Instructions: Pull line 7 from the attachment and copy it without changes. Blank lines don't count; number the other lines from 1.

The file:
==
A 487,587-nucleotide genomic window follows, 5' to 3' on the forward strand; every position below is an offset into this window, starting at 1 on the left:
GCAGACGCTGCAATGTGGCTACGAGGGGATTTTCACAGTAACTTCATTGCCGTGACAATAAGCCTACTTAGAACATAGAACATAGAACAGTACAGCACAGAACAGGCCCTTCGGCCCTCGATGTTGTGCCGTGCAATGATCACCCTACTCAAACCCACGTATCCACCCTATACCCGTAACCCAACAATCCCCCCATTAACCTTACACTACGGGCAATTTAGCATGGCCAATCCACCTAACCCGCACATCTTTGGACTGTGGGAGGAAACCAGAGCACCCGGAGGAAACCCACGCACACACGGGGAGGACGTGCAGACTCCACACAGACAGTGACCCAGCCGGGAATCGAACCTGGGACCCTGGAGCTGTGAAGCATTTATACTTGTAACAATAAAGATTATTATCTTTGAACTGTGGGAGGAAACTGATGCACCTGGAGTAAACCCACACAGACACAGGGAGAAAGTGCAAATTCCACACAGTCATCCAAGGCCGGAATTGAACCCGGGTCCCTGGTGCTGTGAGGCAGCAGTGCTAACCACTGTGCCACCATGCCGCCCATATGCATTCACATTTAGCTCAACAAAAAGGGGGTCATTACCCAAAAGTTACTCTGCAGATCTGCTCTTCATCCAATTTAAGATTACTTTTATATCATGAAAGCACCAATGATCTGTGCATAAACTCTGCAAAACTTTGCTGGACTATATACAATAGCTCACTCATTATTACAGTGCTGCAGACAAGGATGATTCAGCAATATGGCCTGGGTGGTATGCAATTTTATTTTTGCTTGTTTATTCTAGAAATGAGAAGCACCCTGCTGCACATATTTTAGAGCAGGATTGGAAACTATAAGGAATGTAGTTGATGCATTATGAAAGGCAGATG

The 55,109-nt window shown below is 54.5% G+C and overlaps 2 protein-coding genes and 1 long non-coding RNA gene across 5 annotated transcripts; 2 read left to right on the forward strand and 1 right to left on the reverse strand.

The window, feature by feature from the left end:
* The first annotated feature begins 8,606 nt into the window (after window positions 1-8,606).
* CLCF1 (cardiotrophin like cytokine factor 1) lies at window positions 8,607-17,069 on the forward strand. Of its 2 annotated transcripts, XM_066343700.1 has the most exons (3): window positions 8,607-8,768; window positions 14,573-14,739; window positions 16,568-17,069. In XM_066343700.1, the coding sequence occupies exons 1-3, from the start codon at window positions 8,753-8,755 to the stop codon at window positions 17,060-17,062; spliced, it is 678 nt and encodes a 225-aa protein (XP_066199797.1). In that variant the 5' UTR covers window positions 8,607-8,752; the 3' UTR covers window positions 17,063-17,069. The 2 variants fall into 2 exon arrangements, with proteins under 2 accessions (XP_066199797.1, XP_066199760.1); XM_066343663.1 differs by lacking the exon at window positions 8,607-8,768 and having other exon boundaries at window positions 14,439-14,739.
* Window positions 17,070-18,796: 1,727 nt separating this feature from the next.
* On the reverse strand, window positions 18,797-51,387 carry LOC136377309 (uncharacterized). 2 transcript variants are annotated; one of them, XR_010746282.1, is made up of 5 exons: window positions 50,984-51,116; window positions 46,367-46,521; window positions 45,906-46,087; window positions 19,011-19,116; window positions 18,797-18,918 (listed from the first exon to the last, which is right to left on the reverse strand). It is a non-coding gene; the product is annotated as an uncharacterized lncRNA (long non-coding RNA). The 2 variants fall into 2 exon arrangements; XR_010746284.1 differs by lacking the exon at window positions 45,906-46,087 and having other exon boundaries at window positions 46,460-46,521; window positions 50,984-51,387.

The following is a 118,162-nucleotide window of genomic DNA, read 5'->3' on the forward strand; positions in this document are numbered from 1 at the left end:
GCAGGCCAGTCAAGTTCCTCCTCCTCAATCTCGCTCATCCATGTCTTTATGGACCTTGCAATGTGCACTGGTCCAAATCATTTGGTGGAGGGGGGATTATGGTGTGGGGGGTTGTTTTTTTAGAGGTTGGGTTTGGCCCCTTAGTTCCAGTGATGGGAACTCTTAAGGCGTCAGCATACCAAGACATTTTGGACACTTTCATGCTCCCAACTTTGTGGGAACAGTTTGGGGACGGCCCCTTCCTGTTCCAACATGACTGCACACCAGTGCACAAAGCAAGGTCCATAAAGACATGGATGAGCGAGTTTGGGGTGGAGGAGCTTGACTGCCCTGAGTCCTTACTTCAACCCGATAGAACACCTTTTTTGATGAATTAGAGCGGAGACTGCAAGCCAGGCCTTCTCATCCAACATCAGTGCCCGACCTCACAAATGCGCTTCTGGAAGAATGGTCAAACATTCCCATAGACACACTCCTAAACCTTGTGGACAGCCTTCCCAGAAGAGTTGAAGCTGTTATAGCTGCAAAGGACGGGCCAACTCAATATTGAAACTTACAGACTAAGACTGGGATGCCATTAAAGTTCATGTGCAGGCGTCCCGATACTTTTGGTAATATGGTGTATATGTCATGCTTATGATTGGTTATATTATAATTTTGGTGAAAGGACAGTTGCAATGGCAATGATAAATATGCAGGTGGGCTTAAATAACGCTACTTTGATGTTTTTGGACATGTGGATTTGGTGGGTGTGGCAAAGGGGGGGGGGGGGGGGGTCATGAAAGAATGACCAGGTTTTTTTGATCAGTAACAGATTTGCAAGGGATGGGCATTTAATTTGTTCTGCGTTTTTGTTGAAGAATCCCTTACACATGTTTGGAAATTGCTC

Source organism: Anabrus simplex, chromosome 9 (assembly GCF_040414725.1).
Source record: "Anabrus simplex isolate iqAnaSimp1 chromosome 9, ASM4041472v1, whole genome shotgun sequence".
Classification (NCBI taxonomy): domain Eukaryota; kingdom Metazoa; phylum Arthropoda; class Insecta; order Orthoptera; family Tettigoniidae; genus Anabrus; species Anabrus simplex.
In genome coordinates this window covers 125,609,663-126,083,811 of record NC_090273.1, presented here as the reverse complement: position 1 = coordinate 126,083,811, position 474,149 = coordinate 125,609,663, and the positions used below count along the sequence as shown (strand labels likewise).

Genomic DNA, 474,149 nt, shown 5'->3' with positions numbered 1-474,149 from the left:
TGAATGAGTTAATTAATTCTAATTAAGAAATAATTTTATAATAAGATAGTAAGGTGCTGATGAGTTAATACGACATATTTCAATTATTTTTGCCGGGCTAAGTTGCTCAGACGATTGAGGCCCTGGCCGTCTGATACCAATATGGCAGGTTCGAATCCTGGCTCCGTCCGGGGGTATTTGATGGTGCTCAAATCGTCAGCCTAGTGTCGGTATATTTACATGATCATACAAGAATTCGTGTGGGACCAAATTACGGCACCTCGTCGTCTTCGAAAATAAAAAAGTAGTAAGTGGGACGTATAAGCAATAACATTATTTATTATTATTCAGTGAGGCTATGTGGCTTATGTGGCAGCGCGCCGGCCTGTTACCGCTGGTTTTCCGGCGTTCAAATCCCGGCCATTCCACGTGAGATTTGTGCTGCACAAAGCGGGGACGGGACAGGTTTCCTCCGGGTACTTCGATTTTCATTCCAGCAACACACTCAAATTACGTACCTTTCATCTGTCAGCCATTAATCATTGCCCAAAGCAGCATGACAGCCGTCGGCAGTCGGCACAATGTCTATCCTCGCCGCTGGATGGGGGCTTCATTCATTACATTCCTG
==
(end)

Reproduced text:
* Window positions 17,070-18,796: 1,727 nt separating this feature from the next.